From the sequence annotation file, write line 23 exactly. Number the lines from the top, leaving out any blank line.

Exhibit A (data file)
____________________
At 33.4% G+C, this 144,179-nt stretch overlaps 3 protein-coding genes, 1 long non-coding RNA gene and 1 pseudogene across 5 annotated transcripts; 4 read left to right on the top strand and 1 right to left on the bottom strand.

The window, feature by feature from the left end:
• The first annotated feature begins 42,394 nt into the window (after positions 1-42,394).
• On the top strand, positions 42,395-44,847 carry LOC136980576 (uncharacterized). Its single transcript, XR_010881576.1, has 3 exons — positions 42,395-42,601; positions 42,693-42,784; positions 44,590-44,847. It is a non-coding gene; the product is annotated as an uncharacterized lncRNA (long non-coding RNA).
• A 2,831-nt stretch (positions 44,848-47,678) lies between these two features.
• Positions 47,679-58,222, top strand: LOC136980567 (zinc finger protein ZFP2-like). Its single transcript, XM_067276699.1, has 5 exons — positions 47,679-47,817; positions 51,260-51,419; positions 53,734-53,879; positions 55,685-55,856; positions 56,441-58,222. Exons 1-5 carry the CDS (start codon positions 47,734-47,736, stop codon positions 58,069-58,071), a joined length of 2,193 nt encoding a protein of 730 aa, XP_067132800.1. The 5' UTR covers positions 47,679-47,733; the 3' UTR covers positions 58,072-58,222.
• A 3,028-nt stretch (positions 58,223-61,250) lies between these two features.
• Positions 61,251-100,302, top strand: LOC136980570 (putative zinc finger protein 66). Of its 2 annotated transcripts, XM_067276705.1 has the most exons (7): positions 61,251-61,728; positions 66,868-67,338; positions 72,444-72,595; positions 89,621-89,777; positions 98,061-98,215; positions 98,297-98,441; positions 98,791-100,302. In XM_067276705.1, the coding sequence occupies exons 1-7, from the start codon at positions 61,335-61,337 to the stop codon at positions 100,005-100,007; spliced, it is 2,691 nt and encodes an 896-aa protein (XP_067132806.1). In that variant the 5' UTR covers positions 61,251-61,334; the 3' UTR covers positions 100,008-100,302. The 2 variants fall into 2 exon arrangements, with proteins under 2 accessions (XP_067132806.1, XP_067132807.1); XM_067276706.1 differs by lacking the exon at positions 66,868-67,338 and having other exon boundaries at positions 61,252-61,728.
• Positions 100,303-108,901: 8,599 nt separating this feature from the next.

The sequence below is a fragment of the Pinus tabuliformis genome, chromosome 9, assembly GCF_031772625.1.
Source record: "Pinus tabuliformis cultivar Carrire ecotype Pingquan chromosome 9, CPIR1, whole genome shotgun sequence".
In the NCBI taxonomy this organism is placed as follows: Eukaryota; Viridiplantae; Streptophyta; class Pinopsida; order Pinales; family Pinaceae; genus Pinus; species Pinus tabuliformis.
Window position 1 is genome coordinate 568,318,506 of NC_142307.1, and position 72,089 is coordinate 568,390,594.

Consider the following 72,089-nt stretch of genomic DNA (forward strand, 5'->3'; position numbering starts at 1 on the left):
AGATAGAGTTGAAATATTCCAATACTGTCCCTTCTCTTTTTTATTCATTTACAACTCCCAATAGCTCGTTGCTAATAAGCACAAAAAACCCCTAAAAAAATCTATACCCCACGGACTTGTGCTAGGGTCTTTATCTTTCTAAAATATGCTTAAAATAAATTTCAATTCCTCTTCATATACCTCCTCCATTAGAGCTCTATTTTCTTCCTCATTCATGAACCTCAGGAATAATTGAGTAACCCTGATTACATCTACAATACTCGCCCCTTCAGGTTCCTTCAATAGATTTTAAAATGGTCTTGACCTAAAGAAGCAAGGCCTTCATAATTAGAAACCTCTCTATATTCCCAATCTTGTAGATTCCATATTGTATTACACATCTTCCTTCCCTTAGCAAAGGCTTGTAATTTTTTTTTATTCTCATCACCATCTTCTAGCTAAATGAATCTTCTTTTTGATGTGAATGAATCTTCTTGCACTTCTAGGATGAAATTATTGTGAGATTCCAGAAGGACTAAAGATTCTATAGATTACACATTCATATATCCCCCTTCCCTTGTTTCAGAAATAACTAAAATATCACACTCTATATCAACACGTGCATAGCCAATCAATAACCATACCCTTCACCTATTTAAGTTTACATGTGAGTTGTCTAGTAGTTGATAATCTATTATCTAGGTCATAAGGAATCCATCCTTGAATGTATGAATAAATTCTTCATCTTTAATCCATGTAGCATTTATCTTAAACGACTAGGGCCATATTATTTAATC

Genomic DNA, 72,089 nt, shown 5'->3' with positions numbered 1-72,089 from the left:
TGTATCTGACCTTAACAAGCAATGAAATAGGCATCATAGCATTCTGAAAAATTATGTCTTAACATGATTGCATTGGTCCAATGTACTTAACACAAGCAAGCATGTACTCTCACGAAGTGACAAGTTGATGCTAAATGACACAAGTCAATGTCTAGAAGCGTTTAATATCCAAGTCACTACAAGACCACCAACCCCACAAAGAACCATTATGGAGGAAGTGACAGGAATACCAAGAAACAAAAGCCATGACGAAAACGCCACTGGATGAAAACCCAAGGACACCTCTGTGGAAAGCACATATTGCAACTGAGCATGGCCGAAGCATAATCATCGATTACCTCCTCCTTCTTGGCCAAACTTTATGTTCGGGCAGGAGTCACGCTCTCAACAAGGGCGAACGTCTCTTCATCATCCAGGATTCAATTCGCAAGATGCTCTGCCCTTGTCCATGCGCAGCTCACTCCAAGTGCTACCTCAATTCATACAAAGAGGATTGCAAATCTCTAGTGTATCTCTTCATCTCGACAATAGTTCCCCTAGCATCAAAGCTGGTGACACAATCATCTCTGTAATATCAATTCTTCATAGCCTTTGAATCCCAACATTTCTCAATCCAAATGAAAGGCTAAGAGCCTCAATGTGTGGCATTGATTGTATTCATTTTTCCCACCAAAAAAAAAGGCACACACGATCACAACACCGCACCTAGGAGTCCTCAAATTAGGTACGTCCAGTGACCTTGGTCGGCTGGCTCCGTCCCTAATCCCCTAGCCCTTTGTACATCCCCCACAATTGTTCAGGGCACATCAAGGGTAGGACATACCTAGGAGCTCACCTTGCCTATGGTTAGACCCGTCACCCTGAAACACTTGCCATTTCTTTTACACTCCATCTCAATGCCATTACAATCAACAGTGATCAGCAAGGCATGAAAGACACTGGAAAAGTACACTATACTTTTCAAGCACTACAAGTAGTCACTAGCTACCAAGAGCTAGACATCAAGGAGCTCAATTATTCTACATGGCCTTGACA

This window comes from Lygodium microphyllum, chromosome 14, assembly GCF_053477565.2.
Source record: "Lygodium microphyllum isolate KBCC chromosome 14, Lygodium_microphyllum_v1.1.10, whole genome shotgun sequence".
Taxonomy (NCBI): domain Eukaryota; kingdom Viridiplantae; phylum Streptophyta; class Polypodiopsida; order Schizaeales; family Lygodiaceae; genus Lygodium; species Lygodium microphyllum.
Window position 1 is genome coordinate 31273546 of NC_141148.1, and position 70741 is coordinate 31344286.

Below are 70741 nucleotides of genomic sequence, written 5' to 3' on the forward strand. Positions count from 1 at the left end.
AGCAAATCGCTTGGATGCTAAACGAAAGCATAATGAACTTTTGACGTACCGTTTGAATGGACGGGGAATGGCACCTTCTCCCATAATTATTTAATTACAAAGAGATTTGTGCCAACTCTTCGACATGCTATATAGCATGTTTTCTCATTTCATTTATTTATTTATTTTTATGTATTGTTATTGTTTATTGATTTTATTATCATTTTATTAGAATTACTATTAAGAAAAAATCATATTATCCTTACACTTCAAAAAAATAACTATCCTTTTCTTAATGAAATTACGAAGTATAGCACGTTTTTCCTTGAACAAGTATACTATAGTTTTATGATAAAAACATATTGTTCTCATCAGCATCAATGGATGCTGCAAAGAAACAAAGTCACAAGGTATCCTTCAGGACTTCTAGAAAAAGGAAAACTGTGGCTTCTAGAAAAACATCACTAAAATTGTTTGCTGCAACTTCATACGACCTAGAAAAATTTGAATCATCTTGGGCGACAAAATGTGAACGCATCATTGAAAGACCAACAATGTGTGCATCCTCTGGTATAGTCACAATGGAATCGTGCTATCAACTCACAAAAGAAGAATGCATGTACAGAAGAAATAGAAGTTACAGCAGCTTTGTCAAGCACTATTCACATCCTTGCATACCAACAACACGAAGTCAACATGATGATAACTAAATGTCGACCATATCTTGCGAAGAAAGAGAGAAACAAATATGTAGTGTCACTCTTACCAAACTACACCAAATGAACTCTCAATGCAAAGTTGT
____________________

AGCAAATCGCTTGGATGCTAAACGAAAGCATAATGAACTTTTGACGTACCGTTTGAATGGACGGGGAATGGCACCTTCTCCCATAATTATTTAATTACAAAGAGATTTGTGCCAACTCTTCGACATGCTATATAGCATGTTTTCTCATTTCATTTATTTATTTATTTTTATGTATTGTTATTGTTTATTGATTTTATTATCATTTTATTAGAATTACTATTAAGAAAAAATCATATTATCCTTACACTTCAAAAAAATAACTATCCTTTTCTTAATGAAATTACGAAGTATAGCACGTTTTTCCTTGAACAAGTATACTATAGTTTTATGATAAAAACATATTGTTCTCATCAGCATCAATGGATGCTGCAAAGAAACAAAGTCACAAGGTATCCTTCAGGACTTCTAGAAAAAGGAAAACTGTGGCTTCTAGAAAAACATCACTAAAATTGTTTGCTGCAACTTCATACGACCTAGAAAAATTTGAATCATCTTGGGCGACAAAATGTGAACGCATCATTGAAAGACCAACAATGTGTGCATCCTCTGGTATAGTCACAATGGAATCGTGCTATCAACTCACAAAAGAAGAATGCATGTACAGAAGAAATAGAAGTTACAGCAGCTTTGTCAAGCACTATTCACATCCTTGCATACCAACAACACGAAGTCAACATGATGATAACTAAATGTCGACCATATCTTGCGAAGAAAGAGAGAAACAAATATGTAGTGTCACTCTTACCAAACTACACCAAATGAACTCTCAATGCAAAGTTGT